RANGOON —The Myanmar Investment Commission (MIC) will be reformed this month in line with the Myanmar Investment Law, said Than Aung Kyaw, deputy director general of the Directorate of Investment and Company Administration (DICA).
“Each MIC term is only three years, so it’s time for new members to be appointed,” he said.
The commission, which is responsible for assessing and approving large-scale investments and is headed by Union-level government officials, initially consisted of at least nine members who dealt largely with processing foreign investment.
When Burma shifted to a quasi-civilian government in 2011, the government signed into effect the 2012 Foreign Investment Law—replacing the 1988 Foreign Investment Law and changing the MIC into a 16-member committee to review economic proposals.
“The President’s Office is in charge of appointing the chairman and members of the MIC, so we will have to wait [to see who is appointed], ” Than Aung Kyaw said.
Since Burma’s National League for Democracy-led government swept to power in a landslide election in November, the business community has urged that the MIC be reformed.
Maung Maung Lay, vice chairman of the Union of Myanmar Federation of Chambers of Commerce and Industry (UMFCCI), told The Irrawaddy that the reformed MIC should include experts who could create a smooth investment process for foreign investors.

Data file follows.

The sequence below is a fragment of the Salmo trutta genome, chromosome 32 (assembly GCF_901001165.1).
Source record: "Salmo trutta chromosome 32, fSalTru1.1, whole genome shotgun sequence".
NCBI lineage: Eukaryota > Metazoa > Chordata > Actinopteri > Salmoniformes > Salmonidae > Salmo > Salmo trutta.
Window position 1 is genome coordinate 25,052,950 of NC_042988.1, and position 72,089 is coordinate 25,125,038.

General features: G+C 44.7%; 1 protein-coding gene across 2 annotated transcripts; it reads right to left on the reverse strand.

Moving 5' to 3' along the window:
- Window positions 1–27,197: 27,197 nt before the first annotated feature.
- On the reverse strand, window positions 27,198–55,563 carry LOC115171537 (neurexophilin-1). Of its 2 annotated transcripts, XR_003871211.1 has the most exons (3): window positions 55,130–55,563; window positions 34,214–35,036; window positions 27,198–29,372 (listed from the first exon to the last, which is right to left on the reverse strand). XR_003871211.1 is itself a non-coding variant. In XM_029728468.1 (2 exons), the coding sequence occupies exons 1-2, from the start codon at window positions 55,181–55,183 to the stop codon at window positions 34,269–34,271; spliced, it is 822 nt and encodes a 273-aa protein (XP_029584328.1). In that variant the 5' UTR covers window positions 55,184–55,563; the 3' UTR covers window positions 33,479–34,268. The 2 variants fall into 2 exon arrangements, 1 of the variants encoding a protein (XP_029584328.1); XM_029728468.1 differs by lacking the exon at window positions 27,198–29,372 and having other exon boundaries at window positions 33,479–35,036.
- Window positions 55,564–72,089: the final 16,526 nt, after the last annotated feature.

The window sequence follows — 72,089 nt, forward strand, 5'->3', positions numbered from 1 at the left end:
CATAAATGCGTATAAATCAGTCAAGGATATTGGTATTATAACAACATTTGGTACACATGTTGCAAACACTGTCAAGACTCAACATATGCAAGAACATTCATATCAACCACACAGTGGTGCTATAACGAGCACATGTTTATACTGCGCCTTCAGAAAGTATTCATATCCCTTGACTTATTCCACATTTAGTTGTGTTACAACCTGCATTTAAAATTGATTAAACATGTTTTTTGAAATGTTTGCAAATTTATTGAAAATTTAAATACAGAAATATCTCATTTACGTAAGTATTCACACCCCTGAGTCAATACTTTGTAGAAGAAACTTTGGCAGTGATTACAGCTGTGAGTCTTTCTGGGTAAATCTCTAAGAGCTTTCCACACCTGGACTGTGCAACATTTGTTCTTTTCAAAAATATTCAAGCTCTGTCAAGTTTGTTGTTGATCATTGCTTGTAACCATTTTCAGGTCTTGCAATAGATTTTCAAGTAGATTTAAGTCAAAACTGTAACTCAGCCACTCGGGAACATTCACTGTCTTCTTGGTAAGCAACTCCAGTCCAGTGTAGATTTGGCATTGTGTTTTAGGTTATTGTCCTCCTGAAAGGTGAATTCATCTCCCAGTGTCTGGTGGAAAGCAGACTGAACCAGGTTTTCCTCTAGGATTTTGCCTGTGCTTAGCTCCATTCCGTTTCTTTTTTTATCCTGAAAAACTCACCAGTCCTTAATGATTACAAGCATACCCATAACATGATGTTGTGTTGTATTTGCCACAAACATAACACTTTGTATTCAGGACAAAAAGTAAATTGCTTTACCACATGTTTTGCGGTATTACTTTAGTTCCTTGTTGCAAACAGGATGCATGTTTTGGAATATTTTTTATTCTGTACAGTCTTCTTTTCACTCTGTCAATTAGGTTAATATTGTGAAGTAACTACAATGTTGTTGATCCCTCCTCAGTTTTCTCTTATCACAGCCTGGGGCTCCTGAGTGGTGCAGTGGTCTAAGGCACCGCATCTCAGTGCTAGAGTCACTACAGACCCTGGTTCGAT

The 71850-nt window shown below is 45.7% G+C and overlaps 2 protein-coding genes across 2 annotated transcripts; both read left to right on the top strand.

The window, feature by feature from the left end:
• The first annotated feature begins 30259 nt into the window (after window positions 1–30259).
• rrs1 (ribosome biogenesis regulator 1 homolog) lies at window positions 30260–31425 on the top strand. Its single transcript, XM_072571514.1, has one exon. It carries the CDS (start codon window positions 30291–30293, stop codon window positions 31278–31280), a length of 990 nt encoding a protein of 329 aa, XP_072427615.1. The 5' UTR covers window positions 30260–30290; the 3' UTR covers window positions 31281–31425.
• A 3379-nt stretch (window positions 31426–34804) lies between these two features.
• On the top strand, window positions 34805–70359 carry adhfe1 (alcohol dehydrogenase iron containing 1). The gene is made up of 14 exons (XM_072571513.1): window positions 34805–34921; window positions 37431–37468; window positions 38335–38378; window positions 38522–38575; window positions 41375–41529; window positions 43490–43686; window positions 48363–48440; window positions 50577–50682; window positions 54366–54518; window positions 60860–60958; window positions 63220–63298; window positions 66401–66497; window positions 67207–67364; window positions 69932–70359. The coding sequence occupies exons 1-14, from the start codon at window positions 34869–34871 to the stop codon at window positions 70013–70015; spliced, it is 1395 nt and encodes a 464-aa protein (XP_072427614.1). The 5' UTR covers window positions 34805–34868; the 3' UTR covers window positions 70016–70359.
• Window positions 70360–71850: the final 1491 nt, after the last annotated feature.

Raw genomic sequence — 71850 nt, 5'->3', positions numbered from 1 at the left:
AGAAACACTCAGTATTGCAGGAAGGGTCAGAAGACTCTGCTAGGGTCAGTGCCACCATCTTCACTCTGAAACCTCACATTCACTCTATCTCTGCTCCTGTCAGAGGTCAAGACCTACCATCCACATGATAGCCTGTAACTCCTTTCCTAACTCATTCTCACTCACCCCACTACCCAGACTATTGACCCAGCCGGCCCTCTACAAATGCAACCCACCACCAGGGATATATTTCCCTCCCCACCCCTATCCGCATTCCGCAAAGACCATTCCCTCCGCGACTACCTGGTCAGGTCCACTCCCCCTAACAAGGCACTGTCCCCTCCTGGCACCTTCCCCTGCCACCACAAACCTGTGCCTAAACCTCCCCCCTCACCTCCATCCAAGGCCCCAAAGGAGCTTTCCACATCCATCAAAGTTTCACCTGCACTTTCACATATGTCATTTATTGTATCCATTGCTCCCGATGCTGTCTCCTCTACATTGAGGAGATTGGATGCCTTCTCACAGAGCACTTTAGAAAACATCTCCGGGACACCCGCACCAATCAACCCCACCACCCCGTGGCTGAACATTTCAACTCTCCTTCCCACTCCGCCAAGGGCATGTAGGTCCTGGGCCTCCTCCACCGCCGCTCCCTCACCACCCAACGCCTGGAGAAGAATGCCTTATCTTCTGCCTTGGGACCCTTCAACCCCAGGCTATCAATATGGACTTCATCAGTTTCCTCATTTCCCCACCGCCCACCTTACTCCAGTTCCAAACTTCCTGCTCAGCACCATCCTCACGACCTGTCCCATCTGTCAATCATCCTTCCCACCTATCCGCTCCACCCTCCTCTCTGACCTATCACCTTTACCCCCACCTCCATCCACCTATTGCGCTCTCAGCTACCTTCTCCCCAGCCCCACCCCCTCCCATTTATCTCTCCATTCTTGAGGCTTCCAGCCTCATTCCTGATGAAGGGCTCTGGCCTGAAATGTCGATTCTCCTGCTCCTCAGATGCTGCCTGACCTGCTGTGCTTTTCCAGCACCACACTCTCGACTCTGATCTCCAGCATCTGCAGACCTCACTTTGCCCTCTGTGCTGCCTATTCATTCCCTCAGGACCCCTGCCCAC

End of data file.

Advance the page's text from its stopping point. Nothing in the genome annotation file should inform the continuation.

“The rules and regulations for foreign investors should be similar to those of other countries,” said Maung Maung Lay, adding, “There is still too much red tape to navigate. If you can provide basic, better infrastructure, foreign investors will definitely look here.”
Khin Shwe, chairman of Zay Kabar Group of Companies, told The Irrawaddy in February that the commission has been unable to handle foreign investment comparable to some of Burma’s neighboring countries. The country needed “a commission that could do better,” he said.
The MIC played a key role in making small amendments to the Foreign Investment and Citizens Investment laws. A draft law which would merge the two and include new references to responsible business is currently on its fifth version, but has not yet been submitted to Parliament.